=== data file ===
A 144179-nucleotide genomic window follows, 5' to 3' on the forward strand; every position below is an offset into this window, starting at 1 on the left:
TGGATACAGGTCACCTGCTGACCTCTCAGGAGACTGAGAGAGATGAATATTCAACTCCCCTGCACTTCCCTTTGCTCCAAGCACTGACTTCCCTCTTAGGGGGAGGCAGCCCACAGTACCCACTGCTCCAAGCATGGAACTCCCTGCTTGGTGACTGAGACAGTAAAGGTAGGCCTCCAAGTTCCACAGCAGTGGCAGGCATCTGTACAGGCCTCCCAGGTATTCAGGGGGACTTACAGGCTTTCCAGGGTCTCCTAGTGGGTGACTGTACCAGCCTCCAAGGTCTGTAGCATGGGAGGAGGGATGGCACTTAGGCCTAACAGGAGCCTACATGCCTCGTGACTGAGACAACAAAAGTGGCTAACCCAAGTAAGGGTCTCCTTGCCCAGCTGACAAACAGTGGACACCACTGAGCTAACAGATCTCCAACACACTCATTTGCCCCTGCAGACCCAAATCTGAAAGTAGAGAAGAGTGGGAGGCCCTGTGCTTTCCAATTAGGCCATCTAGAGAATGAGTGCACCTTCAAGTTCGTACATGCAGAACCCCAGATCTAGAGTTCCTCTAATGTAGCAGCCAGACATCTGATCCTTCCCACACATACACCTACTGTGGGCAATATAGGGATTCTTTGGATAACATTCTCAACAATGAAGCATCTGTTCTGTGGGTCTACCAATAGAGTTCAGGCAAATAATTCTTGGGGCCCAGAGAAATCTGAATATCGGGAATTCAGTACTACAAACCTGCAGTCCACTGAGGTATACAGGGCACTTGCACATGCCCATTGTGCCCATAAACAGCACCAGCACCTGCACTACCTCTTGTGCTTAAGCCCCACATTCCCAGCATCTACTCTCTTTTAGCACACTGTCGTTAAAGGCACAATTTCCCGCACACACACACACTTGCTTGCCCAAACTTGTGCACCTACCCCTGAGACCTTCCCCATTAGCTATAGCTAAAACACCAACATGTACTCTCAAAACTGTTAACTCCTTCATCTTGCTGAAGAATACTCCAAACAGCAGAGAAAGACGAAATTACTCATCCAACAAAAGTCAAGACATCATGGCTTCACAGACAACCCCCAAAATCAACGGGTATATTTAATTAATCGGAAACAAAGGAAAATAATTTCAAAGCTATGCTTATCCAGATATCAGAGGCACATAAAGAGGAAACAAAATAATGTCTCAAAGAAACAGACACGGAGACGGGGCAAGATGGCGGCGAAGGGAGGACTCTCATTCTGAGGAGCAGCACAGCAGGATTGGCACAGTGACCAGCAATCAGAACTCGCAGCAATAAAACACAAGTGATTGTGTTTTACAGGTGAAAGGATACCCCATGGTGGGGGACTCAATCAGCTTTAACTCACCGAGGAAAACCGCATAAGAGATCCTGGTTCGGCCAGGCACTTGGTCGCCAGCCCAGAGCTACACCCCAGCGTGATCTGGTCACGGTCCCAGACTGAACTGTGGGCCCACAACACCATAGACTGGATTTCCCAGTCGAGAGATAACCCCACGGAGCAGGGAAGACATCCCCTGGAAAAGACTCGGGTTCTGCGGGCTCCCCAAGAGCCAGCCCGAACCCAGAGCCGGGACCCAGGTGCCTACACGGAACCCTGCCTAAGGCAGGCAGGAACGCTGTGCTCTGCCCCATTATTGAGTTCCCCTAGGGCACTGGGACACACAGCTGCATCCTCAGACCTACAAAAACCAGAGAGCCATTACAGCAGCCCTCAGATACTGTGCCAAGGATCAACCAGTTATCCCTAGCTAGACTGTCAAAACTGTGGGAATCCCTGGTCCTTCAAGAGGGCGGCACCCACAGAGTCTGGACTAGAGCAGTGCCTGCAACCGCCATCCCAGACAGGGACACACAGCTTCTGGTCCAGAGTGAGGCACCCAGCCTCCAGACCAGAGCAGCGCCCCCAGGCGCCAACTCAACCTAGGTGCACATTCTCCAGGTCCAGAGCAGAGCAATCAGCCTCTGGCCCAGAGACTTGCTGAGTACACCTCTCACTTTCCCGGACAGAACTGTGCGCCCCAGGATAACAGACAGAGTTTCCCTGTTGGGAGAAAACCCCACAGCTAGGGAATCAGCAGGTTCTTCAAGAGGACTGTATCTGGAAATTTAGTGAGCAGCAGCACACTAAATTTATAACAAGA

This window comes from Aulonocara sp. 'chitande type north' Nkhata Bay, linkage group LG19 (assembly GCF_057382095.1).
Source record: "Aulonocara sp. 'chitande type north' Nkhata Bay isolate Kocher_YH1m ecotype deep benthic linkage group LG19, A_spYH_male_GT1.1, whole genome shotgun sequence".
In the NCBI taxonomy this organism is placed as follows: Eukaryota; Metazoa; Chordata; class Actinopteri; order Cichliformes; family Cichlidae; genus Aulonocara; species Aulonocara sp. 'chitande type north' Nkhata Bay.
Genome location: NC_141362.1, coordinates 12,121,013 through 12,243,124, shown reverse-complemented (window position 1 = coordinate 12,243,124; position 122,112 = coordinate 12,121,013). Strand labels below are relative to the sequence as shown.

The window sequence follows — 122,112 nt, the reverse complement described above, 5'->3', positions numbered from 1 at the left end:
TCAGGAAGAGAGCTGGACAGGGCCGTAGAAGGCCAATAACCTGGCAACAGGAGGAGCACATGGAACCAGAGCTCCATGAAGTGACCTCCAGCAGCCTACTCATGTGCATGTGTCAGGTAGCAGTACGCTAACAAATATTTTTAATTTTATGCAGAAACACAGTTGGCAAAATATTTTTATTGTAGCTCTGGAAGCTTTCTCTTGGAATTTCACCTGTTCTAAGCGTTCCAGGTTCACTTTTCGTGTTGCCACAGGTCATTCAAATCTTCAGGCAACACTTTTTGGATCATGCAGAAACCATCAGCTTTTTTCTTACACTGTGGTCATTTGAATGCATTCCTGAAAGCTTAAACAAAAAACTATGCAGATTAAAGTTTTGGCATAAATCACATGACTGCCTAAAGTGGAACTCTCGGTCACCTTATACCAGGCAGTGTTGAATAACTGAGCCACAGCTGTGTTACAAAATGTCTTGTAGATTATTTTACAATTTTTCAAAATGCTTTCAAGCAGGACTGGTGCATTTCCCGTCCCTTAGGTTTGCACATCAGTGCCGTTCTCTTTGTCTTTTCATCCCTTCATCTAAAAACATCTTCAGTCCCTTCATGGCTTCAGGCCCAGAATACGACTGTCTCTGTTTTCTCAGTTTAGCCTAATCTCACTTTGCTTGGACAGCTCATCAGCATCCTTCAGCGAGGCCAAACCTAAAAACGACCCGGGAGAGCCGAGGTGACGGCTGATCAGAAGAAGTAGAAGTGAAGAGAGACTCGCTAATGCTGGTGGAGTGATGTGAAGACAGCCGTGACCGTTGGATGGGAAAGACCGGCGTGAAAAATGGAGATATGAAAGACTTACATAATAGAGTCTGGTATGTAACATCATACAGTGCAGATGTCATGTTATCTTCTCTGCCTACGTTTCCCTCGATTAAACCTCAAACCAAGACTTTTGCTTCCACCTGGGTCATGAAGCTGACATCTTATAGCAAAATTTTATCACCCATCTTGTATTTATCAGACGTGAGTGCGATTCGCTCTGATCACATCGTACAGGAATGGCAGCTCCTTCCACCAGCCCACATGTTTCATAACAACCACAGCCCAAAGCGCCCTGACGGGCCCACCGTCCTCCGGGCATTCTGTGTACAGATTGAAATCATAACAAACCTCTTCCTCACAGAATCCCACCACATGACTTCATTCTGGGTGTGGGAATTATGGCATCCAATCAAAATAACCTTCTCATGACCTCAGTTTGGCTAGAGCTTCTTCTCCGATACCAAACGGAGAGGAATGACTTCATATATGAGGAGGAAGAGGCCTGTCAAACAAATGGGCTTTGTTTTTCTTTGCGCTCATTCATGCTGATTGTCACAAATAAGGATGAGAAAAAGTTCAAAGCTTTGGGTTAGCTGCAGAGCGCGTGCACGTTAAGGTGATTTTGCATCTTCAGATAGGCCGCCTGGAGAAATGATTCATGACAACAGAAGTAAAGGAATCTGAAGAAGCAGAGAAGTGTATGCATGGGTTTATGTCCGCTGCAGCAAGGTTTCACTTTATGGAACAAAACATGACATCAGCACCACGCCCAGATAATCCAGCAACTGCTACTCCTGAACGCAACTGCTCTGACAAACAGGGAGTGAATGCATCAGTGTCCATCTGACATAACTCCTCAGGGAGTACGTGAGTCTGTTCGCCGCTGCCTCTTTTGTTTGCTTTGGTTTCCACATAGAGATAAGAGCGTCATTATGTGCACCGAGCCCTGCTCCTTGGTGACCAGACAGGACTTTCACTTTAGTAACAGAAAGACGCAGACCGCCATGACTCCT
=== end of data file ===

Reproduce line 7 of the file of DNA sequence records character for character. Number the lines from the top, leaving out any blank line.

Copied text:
The window sequence follows — 122,112 nt, the reverse complement described above, 5'->3', positions numbered from 1 at the left end: